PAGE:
The most important incremental news from the IDBI Bank press meet yesterday is that Life Insurance Corporation (LIC) wants 51% stake and promoter status in the bank.
This squashes all speculation that LIC will only be a financial investor. This development could make a nod from the Reserve Bank of India (RBI) more difficult. It is important to note that the RBI has to view the deal both as a banking regulator and as the ultimate guardian of financial stability. As a banking regulator, some may argue, the RBI should be happy that in this case policy holders’ money is being used by LIC to guarantee depositors’ money.
If the insurance regulator had no qualms putting policy holders’ money on the line, the RBI should be thankful, not choosy. But the banking regulator may has other fine lines of worry. With LIC demanding promoter status and the IDBI Bank managing director saying he expects LIC to translate its controlling stake into an active role in the management of the bank, the RBI will necessarily has to apply the “fit and proper” test to LIC.
In which case, it will have to demand from LIC a comprehensive report of its financial status. In fact, it will have to demand regular financial reporting from LIC, so that it satisfies itself that LIC is “fit and proper” continually. RBI’s continual worry with respect to financial conglomerates is whether one unit’s bad loans are camouflaged by transferring the load to another. So it will be well within its rights to demand the authority to inspect all books of all units of LIC.
Also, the banking regulator has to assess how competent LIC is in running a bank. In 2013, when LIC Housing Finance had applied for a banking licence, the RBI-appointed Bimal Jalan committee rejected the plea. The RBI has to check how different the current request is from LIC Housing’s previous bid for a banking licence. The other problem for RBI is that if it allows “promoter status” to LIC, it must insist that LIC bring down its stake in other banks to below five percent a time-bound manner.
The RBI’s own rules require that an entity with a banking licence cannot hold more than five percent interest in any other bank. Also, it would be unfair to allow the owner of a bank to nominate its directors on the boards of rival banks. The RBI may well rule that LIC should withdraw its rights to board seats in other banks. The bigger moral dilemma for the RBI will be in its role as the keeper of financial stability. In the interest of financial stability, RBI want more equity in the financial system via-a-vis leverage.
When equity for IDBI comes from an LIC, which itself has only Rs 100 crore of equity capital, the regulator will be understandably uncomfortable. For instance, if IDBI Bank had remained with government, the system (through IDBI) would have got Rs 10,000-12,000 crore of fresh equity capital. Now that equity is missing. The RBI, as keeper of financial stability, must also worry about the tendency on the part of the government to dip into policy holders’ money for its responsibilities. Let no one be in any doubt about the load that LIC's policy holders are taking.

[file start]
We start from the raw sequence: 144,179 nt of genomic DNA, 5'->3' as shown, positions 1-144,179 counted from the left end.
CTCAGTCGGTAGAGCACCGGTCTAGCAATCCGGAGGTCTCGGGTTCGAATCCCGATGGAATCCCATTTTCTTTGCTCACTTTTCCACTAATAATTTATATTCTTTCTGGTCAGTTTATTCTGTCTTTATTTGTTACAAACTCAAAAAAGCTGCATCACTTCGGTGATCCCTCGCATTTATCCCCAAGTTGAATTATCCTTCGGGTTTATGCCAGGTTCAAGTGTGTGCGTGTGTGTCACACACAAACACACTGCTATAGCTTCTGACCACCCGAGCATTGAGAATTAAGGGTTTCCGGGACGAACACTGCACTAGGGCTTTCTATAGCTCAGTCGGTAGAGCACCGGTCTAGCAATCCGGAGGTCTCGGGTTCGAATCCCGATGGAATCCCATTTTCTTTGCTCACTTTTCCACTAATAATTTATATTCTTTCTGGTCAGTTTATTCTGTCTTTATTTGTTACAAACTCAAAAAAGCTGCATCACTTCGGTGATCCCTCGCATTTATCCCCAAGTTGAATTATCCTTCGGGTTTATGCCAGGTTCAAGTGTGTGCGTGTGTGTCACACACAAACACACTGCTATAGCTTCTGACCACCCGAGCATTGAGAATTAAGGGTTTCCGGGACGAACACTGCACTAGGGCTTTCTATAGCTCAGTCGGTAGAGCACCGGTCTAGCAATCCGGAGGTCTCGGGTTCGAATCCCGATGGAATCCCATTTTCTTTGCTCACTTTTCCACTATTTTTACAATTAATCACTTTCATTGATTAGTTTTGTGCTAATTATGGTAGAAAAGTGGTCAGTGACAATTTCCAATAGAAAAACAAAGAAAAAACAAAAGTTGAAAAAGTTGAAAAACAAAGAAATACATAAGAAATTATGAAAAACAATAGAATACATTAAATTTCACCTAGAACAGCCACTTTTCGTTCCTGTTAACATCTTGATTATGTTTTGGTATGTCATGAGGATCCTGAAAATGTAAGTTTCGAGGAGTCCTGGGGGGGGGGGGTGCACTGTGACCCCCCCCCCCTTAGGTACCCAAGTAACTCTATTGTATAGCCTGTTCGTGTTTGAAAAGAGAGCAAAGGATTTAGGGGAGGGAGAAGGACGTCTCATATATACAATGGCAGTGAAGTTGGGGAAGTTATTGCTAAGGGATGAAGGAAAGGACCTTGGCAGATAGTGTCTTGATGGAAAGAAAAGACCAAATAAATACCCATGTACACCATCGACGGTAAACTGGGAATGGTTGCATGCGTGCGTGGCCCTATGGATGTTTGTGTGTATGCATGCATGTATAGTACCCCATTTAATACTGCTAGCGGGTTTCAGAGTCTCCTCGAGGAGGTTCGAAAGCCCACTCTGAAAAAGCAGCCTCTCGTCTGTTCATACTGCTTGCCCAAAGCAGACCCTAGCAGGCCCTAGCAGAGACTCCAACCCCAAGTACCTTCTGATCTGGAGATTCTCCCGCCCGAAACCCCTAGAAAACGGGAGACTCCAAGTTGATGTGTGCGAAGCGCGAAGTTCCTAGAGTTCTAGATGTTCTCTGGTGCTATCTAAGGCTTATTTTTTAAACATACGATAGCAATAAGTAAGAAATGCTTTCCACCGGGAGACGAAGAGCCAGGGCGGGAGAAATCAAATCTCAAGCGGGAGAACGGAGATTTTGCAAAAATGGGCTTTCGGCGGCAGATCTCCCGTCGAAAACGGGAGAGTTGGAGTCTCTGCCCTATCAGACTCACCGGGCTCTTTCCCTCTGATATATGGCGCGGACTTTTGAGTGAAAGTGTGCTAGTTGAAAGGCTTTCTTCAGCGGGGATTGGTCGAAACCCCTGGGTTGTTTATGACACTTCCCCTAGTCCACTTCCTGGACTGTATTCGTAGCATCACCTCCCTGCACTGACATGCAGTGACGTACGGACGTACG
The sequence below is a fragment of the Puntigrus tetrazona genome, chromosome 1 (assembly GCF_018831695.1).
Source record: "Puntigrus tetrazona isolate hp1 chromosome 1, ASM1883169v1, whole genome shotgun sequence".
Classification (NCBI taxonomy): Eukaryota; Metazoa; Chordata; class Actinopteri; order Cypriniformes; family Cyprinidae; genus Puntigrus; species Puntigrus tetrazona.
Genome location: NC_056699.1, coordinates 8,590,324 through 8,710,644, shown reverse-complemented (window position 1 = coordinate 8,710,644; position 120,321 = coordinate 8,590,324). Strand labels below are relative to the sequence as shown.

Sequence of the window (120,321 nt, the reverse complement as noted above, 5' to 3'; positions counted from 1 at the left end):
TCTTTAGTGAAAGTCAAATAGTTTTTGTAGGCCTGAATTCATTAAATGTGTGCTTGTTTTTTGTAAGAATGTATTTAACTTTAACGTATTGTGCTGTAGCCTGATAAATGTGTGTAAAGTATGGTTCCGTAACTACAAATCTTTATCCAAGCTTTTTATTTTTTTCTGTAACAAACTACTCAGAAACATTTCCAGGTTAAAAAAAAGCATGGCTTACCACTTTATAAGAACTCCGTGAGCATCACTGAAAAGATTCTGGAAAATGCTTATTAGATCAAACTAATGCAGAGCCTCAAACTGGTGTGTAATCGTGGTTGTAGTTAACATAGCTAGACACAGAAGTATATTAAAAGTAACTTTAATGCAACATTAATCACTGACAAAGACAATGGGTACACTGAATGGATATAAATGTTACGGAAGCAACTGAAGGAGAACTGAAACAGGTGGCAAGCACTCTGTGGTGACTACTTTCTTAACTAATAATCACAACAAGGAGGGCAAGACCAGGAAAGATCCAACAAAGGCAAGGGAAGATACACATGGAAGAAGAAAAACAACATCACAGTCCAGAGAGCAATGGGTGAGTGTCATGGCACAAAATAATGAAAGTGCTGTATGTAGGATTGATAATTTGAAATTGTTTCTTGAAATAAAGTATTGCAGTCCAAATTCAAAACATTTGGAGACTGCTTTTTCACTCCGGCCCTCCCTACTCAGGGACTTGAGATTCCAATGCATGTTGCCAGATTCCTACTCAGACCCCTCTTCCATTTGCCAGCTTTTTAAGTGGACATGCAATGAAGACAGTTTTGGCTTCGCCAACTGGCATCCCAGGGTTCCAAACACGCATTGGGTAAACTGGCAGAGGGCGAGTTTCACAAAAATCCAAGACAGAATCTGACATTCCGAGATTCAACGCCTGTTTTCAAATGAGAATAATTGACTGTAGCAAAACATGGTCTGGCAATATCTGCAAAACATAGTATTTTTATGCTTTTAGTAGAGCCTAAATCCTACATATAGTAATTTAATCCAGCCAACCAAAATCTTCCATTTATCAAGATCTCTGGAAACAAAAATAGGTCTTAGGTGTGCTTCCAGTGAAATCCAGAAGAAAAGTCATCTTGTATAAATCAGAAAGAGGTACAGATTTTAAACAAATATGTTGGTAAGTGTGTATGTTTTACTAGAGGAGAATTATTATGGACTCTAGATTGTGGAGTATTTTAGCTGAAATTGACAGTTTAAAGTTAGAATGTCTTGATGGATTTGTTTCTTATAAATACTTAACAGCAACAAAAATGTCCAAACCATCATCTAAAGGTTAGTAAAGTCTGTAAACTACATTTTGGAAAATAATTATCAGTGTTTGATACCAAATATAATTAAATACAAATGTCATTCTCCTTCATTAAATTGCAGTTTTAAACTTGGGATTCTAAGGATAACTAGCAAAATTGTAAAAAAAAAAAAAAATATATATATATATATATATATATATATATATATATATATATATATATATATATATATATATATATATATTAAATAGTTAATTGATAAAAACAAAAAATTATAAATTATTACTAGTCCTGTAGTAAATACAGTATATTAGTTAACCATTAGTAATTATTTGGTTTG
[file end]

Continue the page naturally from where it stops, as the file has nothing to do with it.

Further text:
As the accompanying table shows, the Rs 21,000-odd crore that LIC puts into IDBI Bank works out to 35 times its net worth and seven percent of its net premiums earned in FY17. In the past as well, LIC has frequently been asked to provide capital to other PSU (public sector undertakings) banks by being offered shares preferentially. This repeated reliance of the sovereign on LIC is reminiscent of the way in which successive governments have used the deposits of PSU banks to serve their political ends. This has been a principal reason why these banks have reached their current sorry state. The RBI will worry, in the interest of the financial system that such liberties are not taken of LIC.
One tweak may relieve the situation somewhat. RBI can insist that it will approve the deal only if LIC agrees to be a “financial investor”. It can also require LIC to not demand board seat on IDBI and indeed bring its stake down from 51 percent to below 25 percent in a time-bound manner.
Such an arrangement may have the following advantages: RBI has to be fair to other banks where LIC holds a board seat. RBI has to apply the same rules to LIC, where it applied to Uday Kotak and to Rana Kapoor. It may not have to assess LIC’s fit and proper status minutely and hence may not have to demand to see LIC’s books regularly. There will be no danger of LIC’s bad investments getting palmed off to IDBI or vice versa. Policy holders will have the satisfaction that LIC won’t be dipping into their monies at regular intervals to help IDBI. The financial system and IDBI investors will be reassured that IDBI will develop into a widely held private sector bank, and not an ailing government bank subservient to the sovereign. As LIC looks to sell off its financial investment in IDBI it will bring fresh investors, additional equity and may be new talent into the Indian banking and financial system.
Not quite nirvana, but LIC as a financial investor will perhaps be better for all than LIC as a bank promoter.
Compiled by Sonal Sachdev.
Source: LIC Annual Report Compiled by Sonal Sachdev. Source: LIC Annual Report